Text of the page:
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Given so much praise for languages such as haskell, erlang, why none of them can become a mainstream language?

Is it due to their learning curve? Or too much symbol notation?

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"too much symbol notation"? You haven't seen anything yet. –  BoltClock Jul 15 '12 at 15:55
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"learning curve"? "symbol notation"? I think C++ won both of those contests a long time ago. I think comfort and superstition are the main reasons, but Microsoft are making huge efforts in mainstreaming FP. I think VB is the true trojan horse, actually. –  molbdnilo Jul 15 '12 at 20:09
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Funny thing is, while few "functional programming languages" have yet become "mainstream", many "mainstream" languages have acquired and are actively acquiring more and more "functional programming" features. –  Dan Burton Jul 16 '12 at 2:20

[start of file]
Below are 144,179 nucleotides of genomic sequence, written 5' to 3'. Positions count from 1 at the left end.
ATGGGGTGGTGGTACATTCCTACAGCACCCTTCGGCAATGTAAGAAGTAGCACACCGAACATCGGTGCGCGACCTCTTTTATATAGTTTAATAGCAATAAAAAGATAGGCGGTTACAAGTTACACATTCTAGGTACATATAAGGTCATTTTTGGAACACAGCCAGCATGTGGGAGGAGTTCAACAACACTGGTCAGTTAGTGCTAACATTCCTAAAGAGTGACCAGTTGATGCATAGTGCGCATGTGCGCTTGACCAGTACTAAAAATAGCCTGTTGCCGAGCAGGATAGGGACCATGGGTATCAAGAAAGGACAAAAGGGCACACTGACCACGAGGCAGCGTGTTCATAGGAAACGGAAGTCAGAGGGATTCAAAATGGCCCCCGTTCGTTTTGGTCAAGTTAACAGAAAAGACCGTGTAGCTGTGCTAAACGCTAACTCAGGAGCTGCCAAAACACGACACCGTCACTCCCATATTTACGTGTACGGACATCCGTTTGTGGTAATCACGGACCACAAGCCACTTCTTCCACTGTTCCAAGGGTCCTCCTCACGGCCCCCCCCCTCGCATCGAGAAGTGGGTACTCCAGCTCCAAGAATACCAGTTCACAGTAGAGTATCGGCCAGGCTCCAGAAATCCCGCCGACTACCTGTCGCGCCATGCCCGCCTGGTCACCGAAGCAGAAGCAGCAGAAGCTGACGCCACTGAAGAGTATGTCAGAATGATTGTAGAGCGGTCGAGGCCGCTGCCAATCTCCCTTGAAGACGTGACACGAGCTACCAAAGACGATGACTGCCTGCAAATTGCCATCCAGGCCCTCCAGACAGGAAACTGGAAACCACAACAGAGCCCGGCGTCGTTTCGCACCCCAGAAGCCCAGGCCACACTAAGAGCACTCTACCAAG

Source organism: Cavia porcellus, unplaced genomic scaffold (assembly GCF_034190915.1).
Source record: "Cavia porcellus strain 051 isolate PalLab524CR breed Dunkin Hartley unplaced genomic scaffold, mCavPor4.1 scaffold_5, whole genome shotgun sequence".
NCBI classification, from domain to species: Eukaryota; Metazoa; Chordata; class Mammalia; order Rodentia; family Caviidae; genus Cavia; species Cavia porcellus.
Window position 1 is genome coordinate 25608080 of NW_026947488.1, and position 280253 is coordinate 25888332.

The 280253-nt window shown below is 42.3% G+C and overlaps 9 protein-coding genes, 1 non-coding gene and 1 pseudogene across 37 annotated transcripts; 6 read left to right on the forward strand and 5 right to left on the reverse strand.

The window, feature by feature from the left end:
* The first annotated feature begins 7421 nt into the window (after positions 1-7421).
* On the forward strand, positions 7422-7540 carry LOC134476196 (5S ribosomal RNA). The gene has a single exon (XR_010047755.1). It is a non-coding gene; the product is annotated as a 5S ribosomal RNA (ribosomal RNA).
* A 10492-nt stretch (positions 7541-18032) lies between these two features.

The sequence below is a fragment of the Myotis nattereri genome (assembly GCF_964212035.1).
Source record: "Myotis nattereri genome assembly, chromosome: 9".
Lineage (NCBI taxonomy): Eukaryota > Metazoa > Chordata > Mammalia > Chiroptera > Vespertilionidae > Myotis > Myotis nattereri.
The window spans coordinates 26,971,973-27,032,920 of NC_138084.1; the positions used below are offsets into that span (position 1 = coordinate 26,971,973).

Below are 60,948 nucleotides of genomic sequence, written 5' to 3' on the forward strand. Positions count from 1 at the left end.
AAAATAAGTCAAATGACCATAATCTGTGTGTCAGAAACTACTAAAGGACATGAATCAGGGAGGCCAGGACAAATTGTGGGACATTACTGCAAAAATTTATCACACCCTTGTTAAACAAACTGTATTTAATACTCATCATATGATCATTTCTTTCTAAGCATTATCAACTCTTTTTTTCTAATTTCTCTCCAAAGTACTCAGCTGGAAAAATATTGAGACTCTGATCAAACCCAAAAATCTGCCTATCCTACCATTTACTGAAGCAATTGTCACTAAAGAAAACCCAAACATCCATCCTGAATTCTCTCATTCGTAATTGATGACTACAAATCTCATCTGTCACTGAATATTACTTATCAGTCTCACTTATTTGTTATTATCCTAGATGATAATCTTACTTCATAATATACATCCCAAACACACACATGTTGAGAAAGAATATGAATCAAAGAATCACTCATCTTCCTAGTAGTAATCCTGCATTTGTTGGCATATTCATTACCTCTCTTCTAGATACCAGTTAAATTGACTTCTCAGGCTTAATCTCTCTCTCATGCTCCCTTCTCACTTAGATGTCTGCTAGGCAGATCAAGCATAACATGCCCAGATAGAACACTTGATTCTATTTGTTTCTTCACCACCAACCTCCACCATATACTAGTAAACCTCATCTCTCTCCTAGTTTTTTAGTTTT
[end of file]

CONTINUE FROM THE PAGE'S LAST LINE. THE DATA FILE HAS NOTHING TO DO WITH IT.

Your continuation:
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closed as not constructive by Dave Newton, Daniel Wagner, Flexo, Riccardo, BoltClock Jul 15 '12 at 15:54

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1 Answer

up vote 14 down vote accepted

Because most people don't know how to program functionally.

Because overcoming a dominant paradigm is difficult and takes time.

Because "nobody ever got fired for choosing Java" (corollary of above, from FUD).

Because real-world programming isn't always perfectly functional–we love our side-effects.

Etc.

Much more info in this older SO answer, and unlike mine, it includes machine guns and aliens.

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